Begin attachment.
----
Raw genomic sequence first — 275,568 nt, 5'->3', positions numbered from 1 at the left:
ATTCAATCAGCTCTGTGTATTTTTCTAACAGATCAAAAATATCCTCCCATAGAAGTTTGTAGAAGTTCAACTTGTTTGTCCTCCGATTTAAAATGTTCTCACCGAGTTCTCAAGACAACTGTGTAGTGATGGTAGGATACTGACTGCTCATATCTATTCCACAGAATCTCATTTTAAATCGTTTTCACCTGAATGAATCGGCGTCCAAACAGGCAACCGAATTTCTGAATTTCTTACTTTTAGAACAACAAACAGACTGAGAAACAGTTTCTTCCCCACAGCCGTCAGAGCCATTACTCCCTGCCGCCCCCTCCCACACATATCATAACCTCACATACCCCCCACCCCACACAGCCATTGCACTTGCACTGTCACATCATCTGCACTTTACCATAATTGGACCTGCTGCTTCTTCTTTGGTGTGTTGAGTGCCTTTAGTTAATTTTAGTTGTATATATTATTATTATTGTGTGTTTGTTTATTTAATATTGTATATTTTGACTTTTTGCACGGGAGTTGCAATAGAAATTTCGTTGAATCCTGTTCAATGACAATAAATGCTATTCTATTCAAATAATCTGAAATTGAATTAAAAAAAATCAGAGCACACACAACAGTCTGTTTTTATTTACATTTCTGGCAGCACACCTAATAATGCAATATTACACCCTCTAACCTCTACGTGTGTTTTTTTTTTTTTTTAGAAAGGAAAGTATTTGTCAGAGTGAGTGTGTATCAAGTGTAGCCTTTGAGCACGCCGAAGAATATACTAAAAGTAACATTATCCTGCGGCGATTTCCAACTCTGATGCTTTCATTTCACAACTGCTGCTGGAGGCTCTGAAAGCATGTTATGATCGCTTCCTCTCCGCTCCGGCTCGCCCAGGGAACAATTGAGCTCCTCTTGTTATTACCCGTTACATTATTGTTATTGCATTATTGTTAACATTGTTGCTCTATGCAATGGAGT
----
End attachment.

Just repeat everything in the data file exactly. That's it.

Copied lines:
Raw genomic sequence first — 275,568 nt, 5'->3', positions numbered from 1 at the left:
ATTCAATCAGCTCTGTGTATTTTTCTAACAGATCAAAAATATCCTCCCATAGAAGTTTGTAGAAGTTCAACTTGTTTGTCCTCCGATTTAAAATGTTCTCACCGAGTTCTCAAGACAACTGTGTAGTGATGGTAGGATACTGACTGCTCATATCTATTCCACAGAATCTCATTTTAAATCGTTTTCACCTGAATGAATCGGCGTCCAAACAGGCAACCGAATTTCTGAATTTCTTACTTTTAGAACAACAAACAGACTGAGAAACAGTTTCTTCCCCACAGCCGTCAGAGCCATTACTCCCTGCCGCCCCCTCCCACACATATCATAACCTCACATACCCCCCACCCCACACAGCCATTGCACTTGCACTGTCACATCATCTGCACTTTACCATAATTGGACCTGCTGCTTCTTCTTTGGTGTGTTGAGTGCCTTTAGTTAATTTTAGTTGTATATATTATTATTATTGTGTGTTTGTTTATTTAATATTGTATATTTTGACTTTTTGCACGGGAGTTGCAATAGAAATTTCGTTGAATCCTGTTCAATGACAATAAATGCTATTCTATTCAAATAATCTGAAATTGAATTAAAAAAAATCAGAGCACACACAACAGTCTGTTTTTATTTACATTTCTGGCAGCACACCTAATAATGCAATATTACACCCTCTAACCTCTACGTGTGTTTTTTTTTTTTTTTAGAAAGGAAAGTATTTGTCAGAGTGAGTGTGTATCAAGTGTAGCCTTTGAGCACGCCGAAGAATATACTAAAAGTAACATTATCCTGCGGCGATTTCCAACTCTGATGCTTTCATTTCACAACTGCTGCTGGAGGCTCTGAAAGCATGTTATGATCGCTTCCTCTCCGCTCCGGCTCGCCCAGGGAACAATTGAGCTCCTCTTGTTATTACCCGTTACATTATTGTTATTGCATTATTGTTAACATTGTTGCTCTATGCAATGGAGT